We were then ready to start our set but saw Handsome Jack enter the room.  He asked if we were going to perform and we again deferred to the better magician and said we would love to watch – which, ironically, was precisely what we intended to say in the Hong Kong airport video.  Mr. Lovick performed a bit of the routine he will do this week in the Close-Up Gallery at the Castle.  It was fantastic.  The audience loved it and we were genuinely fooled by his work.  He, like Mr. Gillis, works so smoothly and so naturally.

Again, it was an honor to be able to tell our grandchildren – one day – that we performed after such amazing magicians.  We finally did our last set of the night and the crowds were pretty well dissipated.  That was okay by us.  We weren’t anxious to provide such a stark contrast between our plebeian skills and those of the two previous masters.  We felt no shame in our lesser abilities but basked in the honor they unknowingly bestowed on a true fan of great magic.

We caught Pop Haydn’s final show of the night and were again in awe of how well magic can be presented.  He is the complete package.  A master of difficult sleights, audiences and entertaining performance.  There is much to be learned and we feel blessed that we are always ready to learn.  We may be star-struck but at least we are always open to the lessons.

Eric DeCamps in ‘Pure Magic’ Homage to Rene Lavand

Eric DeCampsThe New Jersey Herald reports sleight of hand master Eric DeCamps will be performing his Pure Magic — A Performance of Contemporary Conjuring this Saturday at the Sparta Avenue Stage.

Mr. DeCamps will perform at 7:00 and 9:00 pm dedicated to Argentinian close-up maestro Rene Lavand.  Mr. Levand was a guest on the Ed Sullivan Show and Johnny Carson’s The Tonight Show and a true legend in our business.  He passed away last week.

Mr. DeCamps has serious skills as well.  He was The Society of American Magicians’ Magician of the Year and only the second person to receive the Society’s prestigious Gold Medal of Excellence for Close Up Magic.

Mr. Levand was a mentor to Mr. DeCamps.

“He was an inspiration to so many in and out of the world of magic. I admired his artistry, respected him as a person and cherished his advice, friendship and mentorship. I am adding an additional performance piece inspired by Rene’s work. The piece is not part of the original show program. It is one that Rene and I spoke about over the phone. However, much to my sorrow, I never had the opportunity to actually show him the finished piece in performance.”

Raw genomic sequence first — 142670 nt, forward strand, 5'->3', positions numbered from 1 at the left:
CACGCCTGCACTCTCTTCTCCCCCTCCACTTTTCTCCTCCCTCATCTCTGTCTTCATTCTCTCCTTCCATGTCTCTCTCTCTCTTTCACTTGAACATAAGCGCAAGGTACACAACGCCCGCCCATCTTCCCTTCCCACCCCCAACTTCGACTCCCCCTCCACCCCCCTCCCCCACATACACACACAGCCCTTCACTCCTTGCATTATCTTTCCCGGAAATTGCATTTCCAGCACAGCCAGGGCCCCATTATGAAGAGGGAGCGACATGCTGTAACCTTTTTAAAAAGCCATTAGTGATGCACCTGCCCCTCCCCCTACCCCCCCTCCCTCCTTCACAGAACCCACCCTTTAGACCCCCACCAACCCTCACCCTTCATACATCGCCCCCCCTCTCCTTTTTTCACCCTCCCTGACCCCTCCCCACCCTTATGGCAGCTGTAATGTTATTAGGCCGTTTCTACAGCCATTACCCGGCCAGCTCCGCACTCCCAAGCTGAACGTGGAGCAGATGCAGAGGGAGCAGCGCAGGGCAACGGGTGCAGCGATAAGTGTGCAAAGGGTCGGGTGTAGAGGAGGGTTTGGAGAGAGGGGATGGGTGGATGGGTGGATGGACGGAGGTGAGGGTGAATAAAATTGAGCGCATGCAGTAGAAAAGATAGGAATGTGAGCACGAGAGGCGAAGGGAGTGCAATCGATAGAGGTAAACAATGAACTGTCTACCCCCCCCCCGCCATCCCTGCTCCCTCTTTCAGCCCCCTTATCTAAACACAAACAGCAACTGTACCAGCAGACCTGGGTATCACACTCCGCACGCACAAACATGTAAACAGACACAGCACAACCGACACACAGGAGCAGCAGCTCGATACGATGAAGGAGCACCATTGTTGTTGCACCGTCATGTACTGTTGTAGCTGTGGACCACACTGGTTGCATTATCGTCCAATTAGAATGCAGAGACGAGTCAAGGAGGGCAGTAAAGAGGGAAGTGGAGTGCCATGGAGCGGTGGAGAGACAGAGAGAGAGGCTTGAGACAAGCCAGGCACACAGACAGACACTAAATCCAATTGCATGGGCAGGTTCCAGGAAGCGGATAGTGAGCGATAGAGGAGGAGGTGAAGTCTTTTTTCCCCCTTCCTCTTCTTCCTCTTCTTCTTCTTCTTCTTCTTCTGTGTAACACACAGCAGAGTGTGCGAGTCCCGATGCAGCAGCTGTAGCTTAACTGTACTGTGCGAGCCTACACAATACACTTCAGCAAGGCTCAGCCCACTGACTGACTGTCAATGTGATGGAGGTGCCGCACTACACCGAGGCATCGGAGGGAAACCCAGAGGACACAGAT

Pure Magic — A Performance of Contemporary Conjuring is a special Valentine evening edition of the Sparta Avenue Stage’s Friday Night Magic Series. Admission is $20 and  you can learn more about the event at the Sparta Avenue Stage’s website here:

Visit Mr. DeCamps’ website here.


Lance Burton Teen Seminar Set for Jacksonville Convention

IBM Jacksonville Convention LogoEugene Burger and Larry Hass will be facilitating the Lance Burton Teen Seminar at the 87th Annual I.B.M. Convention in Jacksonville, FL on July 13-15, 2015. The McBride Magic and Mystery School has been facilitating Lance Burton’s young magician’s events since its inception in 2003.

Along with Eugene and Larry we are expecting participation from I.B.M. International President, Shawn Farquhar and Oscar Munoz.  This event is being sponsored by the I.B.M. Endowment and Development Fund and is open to all magicians ages 13-19 that are registered for the I.B.M. Convention at NO ADDITIONAL CHARGE. Stay tuned for future announcements about the event!

If you haven’t registered yet – don’t wait any longer – register today!! Registration fees increase on March 1, 2015!!!

To register go to

David Ben Advises Canadian Museum on Houdini Collection